Unable to work due to her health conditions, Laura says volunteering for Cats Protection has made all the difference to her wellbeing this year
When cat lover Laura Duggan heard that a new Cats Protection adoption centre was opening in her hometown of Harrow, she was eager to volunteer with the cats.
Following a fall 12 years ago, which severely damaged the muscles all along her side, she has suffered with a number of health conditions including fibromyalgia, osteoarthritis and an autoimmune condition called Sjogrens Syndrome.
As her mobility is often quite limited, she had to leave her job as a call handler in London and is no longer able to work, but thought that volunteering would be a more flexible option.
Enthusiastic Laura always volunteers with a smile
She kept looking out for news of volunteer roles available and then in January 2020 she saw an advert for a cat care volunteer and applied straight away – on her 50th birthday which she was spending in Morocco.
Harrow Adoption Centre’s Volunteer Team Leader Caroline Shilton, whose role has been supported by players of People’s Postcode Lottery during 2020, said: “Laura joined us as a cat care volunteer shortly after we opened in Harrow in early March and was always present for her shift. Then lockdown hit and we were unable to have volunteers on site.
“However, in August we were able to welcome very limited numbers of volunteers back to the centre in the more restricted role of cat care support volunteer to ensure social distancing is preserved. It is very much a support role to the team, with little or no cat contact and lots of cleaning and laundry.
“But this hasn’t stopped Laura! She applied for the role as soon as it was advertised and has been volunteering for us twice weekly ever since, and always with a smile.
“Laura’s presence brightens the day for the team as she is always so enthusiastic and proactively looks for new ways she can help. She is even taking home damaged cat beds and things to repair them in her own time. She’s currently working on fundraising ideas too!”
Laura, who has two four-year-old black-and-white cats of her own called Millie and Mollie, says that volunteering has been a real lifeline to her during the pandemic.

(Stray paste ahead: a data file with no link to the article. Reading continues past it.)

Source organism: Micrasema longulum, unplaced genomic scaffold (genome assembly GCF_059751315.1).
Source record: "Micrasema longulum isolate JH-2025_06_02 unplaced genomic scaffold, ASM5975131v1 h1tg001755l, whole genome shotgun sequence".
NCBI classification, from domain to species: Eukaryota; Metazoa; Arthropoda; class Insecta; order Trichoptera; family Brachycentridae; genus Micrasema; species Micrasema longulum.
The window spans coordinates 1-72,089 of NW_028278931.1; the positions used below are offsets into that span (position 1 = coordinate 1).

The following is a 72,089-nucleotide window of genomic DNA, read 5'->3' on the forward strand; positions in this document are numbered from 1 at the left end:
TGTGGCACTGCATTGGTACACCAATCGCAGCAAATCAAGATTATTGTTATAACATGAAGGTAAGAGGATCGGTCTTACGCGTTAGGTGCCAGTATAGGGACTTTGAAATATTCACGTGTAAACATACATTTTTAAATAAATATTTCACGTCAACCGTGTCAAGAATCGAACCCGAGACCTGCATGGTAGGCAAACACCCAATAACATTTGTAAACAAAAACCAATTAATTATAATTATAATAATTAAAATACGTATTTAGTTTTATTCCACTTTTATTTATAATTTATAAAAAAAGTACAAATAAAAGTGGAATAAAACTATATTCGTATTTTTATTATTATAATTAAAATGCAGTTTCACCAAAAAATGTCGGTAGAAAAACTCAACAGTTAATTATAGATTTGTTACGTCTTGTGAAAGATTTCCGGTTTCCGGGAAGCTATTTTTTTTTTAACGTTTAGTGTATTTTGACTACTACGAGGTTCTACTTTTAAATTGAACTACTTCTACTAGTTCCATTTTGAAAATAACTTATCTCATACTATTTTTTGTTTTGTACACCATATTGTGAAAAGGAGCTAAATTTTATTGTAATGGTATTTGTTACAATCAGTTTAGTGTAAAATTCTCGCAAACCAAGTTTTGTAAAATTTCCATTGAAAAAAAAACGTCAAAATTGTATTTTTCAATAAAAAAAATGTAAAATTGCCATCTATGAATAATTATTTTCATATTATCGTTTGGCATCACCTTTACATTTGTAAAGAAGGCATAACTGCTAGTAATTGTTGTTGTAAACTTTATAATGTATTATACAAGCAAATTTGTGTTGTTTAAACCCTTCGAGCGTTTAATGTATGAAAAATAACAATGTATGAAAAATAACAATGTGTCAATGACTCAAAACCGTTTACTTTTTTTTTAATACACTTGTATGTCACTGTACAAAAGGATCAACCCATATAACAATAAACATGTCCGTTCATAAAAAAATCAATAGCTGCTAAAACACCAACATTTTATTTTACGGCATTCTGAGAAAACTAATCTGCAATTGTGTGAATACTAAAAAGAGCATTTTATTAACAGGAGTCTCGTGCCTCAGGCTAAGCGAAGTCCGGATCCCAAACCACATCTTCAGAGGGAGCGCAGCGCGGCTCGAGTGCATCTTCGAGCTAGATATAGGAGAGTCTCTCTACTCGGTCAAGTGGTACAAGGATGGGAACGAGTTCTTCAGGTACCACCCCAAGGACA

Laura said: “Having a routine and knowing I’m directly helping the team to care for the cats has helped me regain a sense of purpose and made all the difference to my wellbeing this year.
“Caroline is so wonderful and supportive and the whole team is very understanding of my health conditions, which is fantastic as I never know how much my body will be able to move from day to day. It’s such a relief not to have any stress about this, as worrying would inevitably exacerbate my physical symptoms.
“Although there is less contact with the cats at the moment, I feel privileged to be able to help in any way I can.
“If I can take some of the strain off the team’s shoulders by doing things like cleaning, it gives them more time to concentrate on the more skilled tasks that they are trained to do, such as giving medication and checking on the cats.
“It’s still all part of the homing process and I know that in my own way I’m helping cats find their forever homes.
“Having been bed-bound for some time after my accident I’m just so grateful that I can have some semblance of a normal life.
“It was such a dramatic change going from being an active working mum to being stuck at home for so long, so it’s wonderful to feel useful again!”
If you would like to become a Cats Protection volunteer, find out what roles are available near you at www.cats.org.uk/volunteering